# Percent Pile Up – MEL3E Day 5

Today I wanted to see what my class’s prior knowledge was around percent. Since they are 16-17 year olds they have been exposed to percent quite a lot. But since their math skills are operating anywhere between a grade 5 level through to a grade 9 level I wanted us all on the same page.

I started off with an Explain Everything file I put together. The slides start at a basic level but then creates a need to determine equivalent values that match a certain percentage.

Slide 1:

Getting the explain everything file onto each students iPad, or getting them connected to the wifi, or showing them how to type in a URL can take some time…..so slide 1 is an easy intro that students who are waiting can work on.

Slide 2,3,4

I wanted to make sure that when we know the whole is 100 that just counting the tiles covered gives us the percentage. These were too easy for my students but it gave us some time to review writing a fraction as a decimal and as a percent. I asked students to tell me the percentage they covered and then we converted to a decimal and fraction. They had the option to record what they were thinking.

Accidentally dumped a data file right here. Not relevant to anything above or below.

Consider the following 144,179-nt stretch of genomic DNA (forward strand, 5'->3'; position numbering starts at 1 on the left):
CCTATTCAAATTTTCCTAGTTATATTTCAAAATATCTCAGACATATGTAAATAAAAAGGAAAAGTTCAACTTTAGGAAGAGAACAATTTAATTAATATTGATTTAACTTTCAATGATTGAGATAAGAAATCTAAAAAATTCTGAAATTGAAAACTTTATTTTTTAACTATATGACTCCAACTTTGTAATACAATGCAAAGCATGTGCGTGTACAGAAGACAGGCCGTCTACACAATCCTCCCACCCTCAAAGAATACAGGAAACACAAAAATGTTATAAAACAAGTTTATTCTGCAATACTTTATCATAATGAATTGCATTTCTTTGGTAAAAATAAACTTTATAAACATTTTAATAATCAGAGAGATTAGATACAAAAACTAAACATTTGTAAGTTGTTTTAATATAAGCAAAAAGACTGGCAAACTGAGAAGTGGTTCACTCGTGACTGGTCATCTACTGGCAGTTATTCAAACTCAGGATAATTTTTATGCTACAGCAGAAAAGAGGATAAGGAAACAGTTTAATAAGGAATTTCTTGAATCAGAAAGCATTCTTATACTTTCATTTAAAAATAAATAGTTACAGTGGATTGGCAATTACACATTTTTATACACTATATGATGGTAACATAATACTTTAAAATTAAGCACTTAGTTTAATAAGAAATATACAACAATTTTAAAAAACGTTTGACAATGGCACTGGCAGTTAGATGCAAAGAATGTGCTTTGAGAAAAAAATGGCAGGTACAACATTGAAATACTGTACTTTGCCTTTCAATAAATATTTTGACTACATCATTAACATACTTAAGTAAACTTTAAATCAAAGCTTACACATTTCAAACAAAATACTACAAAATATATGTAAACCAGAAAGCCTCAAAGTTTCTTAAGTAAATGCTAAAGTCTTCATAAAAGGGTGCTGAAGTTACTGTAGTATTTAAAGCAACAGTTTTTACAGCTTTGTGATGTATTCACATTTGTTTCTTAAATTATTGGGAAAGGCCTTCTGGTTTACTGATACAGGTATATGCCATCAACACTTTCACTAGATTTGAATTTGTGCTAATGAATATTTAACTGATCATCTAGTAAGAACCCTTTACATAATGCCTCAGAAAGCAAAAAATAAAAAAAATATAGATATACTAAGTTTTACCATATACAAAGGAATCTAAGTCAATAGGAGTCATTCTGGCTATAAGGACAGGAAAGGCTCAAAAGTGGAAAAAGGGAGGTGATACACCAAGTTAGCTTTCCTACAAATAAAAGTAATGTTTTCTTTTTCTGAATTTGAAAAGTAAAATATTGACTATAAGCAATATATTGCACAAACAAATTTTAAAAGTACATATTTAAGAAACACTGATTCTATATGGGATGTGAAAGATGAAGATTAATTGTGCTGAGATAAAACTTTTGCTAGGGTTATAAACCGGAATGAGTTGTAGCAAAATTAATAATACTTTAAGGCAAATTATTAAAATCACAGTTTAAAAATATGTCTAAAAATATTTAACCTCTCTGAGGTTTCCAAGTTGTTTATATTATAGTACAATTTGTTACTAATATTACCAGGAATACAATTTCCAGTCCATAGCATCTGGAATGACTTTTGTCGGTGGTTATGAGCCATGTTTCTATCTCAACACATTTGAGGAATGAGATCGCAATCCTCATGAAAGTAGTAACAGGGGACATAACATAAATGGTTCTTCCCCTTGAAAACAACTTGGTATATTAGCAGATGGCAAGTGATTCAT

Slide 5,6,7

Right away almost all students covered 10 squares. I then asked them to convert their new fraction (10/50) into a decimal to see if we get 0.1 ….and then some shock on their faces appeared. Some students then knew their mistake and made some corrections. But we spent some time here going over the visual interpretation …..10% means that 10/100 are covered. This board had been cut in half so only 5 must be 10%.

Slide 8-12

This is where we generated a need for an algebraic (proportion) method. The students could estimate how tall he could be….but they had a hard time determining with accuracy how tall he would be. So this is where I stepped in and showed them how to calculate. The remaining slides with Fido and then with piles of gold and then finally with no visuals at all were to practice this method.